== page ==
3. You don’t call free manually in Rust. Rather, the compiler automatically frees the memory for you when a smart pointer goes out of scope.

As it turns out, points (2) and (3) are very intertwined, and together they form the cornerstone of Rust’s memory management system. Here’s the idea: Unlike C, allocation functions in Rust don’t return a raw pointer to the space they allocate. Instead, they return a smart pointer to the space. A smart pointer is a special kind of value that controls when the object is freed. Like a raw pointer in C, you can access the data that a smart pointer refers to with *. But unlike a raw pointer, when the smart pointer to an allocation goes out of scope, that allocation is automatically freed. In this way, smart pointers are “smart” because they not only track where an object is but also track how to clean it up.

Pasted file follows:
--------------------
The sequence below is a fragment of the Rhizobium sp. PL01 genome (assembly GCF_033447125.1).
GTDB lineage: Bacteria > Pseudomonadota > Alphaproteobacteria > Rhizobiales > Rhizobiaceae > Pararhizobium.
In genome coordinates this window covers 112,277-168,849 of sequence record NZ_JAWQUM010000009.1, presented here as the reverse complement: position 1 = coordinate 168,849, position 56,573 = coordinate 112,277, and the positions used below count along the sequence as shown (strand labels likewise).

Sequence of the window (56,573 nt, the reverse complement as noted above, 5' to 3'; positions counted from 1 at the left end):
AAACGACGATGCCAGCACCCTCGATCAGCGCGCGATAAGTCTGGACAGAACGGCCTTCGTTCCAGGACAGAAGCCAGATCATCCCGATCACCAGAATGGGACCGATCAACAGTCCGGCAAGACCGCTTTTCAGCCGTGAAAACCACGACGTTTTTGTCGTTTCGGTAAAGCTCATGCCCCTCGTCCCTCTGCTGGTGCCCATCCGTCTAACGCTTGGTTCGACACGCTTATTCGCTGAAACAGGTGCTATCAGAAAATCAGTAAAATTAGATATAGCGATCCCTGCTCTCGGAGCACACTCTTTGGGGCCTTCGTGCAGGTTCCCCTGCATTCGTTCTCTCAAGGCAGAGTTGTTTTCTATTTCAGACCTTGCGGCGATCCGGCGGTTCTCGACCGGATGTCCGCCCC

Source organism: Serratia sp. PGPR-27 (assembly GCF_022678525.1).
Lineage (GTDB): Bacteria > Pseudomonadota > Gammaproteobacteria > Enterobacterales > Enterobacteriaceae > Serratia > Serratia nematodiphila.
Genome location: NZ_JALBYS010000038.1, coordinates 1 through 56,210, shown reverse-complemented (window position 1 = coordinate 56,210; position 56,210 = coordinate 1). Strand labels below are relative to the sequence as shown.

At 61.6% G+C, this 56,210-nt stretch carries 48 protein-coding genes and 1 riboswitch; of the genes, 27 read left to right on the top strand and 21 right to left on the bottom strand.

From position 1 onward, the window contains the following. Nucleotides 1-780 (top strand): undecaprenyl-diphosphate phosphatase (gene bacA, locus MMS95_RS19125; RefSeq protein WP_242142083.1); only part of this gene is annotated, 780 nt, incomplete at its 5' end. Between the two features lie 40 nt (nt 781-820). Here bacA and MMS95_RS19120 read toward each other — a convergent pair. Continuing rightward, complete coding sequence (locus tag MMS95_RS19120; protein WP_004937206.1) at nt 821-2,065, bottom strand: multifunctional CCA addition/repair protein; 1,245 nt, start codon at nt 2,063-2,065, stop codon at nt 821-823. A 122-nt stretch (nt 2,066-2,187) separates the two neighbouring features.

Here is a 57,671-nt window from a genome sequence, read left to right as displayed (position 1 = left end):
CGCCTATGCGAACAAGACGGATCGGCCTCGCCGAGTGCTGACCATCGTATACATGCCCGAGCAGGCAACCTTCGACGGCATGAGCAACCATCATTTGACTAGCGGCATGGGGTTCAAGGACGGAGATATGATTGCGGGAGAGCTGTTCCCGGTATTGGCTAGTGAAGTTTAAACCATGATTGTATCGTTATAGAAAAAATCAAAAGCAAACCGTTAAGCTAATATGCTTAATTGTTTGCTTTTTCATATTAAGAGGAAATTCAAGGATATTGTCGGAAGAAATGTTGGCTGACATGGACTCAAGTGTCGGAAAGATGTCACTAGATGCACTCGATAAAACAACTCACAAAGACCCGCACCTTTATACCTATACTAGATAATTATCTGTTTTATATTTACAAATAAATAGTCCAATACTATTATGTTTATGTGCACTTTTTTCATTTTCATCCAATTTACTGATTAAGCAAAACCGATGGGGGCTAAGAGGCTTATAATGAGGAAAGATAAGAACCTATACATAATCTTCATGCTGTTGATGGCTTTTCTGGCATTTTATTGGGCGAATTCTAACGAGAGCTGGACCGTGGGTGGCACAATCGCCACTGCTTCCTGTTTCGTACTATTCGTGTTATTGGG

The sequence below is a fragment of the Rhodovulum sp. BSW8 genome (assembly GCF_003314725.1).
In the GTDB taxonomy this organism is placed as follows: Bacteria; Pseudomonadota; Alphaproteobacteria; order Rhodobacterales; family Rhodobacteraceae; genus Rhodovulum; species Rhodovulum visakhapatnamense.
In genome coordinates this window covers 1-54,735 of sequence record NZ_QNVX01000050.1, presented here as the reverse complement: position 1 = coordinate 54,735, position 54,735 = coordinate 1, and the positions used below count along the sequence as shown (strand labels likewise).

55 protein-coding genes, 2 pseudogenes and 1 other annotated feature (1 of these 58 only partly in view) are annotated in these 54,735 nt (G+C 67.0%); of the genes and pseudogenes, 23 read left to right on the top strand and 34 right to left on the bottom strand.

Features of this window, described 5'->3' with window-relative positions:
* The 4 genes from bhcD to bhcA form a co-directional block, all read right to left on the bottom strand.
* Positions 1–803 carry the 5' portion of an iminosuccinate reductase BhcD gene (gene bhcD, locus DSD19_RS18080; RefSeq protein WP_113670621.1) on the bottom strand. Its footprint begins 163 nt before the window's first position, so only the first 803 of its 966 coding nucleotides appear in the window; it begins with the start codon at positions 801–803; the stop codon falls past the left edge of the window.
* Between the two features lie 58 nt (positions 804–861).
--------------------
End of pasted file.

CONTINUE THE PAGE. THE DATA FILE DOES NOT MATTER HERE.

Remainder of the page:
Unlike C, in Rust you never call free directly. Instead, you rely on smart pointers to free all allocations. The most basic reason for this is that smart pointers make it harder to forget to free memory. In C, if you forget to call free, you have a memory leak, which means that the memory will not be cleaned up until the program exits. However, in Rust, the compiler will automatically insert the code necessary to free the memory for you when the smart pointer pointing to your data goes out of scope.